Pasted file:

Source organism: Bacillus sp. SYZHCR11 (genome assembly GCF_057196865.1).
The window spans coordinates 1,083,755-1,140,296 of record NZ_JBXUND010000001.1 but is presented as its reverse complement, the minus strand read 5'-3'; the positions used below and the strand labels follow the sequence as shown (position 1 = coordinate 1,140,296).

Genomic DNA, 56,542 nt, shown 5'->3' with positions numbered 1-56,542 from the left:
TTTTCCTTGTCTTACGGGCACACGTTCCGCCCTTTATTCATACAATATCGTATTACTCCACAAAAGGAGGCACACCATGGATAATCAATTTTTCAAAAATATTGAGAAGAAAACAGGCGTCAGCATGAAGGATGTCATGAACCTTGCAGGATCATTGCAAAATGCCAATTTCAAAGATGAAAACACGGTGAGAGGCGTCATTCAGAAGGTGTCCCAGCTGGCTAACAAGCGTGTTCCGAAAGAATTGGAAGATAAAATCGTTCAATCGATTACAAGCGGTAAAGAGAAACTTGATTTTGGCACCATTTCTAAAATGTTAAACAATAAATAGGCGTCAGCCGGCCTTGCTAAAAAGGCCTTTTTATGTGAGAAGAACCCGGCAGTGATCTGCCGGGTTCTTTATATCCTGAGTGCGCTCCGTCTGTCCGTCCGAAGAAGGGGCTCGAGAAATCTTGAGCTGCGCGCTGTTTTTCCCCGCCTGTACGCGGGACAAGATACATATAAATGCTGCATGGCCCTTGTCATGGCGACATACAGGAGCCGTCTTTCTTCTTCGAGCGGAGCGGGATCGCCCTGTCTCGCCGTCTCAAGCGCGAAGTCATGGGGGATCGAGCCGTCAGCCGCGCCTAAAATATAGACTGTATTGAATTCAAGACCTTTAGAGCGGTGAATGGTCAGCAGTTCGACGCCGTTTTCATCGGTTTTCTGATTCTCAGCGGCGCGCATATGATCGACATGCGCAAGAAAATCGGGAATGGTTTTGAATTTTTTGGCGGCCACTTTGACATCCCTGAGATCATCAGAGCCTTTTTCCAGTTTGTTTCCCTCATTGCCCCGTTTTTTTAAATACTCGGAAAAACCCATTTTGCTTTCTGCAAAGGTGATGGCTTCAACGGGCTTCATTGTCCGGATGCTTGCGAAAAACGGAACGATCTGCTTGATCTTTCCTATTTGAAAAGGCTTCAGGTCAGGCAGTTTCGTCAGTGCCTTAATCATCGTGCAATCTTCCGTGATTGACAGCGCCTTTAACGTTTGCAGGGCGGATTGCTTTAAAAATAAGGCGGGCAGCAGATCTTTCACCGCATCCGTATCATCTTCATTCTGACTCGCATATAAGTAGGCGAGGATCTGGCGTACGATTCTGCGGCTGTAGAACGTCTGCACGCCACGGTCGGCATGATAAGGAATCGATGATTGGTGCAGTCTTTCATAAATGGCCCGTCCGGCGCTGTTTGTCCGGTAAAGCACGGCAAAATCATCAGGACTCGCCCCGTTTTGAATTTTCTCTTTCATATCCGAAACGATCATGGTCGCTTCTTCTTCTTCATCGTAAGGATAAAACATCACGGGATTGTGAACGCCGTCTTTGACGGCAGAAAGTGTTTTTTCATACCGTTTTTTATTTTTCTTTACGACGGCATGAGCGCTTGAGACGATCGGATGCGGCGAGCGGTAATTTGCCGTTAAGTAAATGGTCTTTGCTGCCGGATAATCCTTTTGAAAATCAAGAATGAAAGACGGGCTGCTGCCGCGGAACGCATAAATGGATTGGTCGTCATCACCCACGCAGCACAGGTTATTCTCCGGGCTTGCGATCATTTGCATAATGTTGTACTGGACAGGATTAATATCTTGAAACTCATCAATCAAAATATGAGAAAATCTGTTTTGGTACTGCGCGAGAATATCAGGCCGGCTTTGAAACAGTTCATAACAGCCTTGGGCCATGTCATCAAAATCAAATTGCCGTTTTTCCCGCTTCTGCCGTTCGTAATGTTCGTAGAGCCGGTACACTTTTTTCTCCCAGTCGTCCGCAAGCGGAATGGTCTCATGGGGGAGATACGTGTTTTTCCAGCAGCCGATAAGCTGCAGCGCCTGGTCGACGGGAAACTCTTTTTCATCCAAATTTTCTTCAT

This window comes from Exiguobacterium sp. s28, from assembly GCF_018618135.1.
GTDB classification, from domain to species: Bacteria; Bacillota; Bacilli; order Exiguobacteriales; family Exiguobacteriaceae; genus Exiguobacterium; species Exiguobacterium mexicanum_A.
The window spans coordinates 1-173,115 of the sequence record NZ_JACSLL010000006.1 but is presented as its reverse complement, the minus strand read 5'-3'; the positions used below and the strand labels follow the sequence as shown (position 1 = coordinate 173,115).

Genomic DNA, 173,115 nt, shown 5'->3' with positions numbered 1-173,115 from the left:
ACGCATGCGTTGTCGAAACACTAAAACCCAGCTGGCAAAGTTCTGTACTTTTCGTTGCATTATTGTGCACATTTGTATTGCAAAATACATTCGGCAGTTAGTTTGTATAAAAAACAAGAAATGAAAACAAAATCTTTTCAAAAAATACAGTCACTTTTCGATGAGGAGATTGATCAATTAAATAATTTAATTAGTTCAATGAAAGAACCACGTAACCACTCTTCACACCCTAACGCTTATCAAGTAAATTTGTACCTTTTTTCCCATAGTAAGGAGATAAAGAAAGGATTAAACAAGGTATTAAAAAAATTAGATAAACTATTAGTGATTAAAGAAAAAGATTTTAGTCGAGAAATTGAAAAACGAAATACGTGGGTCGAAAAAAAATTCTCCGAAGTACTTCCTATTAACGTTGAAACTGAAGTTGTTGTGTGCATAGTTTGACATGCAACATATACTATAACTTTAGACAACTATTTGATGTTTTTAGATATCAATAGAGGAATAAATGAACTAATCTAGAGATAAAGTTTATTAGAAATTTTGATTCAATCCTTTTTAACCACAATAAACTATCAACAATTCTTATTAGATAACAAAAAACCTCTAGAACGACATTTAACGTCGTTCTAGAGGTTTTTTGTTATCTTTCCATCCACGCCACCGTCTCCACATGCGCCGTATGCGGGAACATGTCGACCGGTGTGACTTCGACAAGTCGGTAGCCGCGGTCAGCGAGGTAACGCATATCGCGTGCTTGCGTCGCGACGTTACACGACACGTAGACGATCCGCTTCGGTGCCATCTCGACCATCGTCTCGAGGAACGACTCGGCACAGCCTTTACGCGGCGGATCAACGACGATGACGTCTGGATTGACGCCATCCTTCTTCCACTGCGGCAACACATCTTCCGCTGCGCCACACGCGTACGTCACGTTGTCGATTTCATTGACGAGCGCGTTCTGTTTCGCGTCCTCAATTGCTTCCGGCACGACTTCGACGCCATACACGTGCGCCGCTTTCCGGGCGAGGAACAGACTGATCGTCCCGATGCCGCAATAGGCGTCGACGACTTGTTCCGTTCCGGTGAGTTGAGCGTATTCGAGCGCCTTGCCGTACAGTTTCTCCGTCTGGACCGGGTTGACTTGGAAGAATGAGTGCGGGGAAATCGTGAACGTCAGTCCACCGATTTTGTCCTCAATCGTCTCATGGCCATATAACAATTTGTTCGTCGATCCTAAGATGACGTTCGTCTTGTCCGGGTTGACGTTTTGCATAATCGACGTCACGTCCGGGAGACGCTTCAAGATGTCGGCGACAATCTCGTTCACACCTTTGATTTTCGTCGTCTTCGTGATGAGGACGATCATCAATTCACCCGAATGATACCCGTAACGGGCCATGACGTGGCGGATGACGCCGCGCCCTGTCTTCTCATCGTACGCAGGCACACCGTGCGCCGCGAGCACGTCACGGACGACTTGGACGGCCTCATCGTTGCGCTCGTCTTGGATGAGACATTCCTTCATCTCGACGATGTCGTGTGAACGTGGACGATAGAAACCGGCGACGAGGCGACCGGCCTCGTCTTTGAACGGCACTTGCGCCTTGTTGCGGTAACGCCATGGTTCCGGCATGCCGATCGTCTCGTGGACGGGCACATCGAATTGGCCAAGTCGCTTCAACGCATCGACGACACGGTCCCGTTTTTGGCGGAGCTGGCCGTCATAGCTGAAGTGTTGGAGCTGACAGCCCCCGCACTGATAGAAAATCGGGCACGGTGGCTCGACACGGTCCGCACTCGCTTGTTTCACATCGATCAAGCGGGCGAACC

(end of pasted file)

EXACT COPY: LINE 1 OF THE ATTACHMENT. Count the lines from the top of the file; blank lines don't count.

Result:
Source organism: Bacillus sp. SYZHCR11 (genome assembly GCF_057196865.1).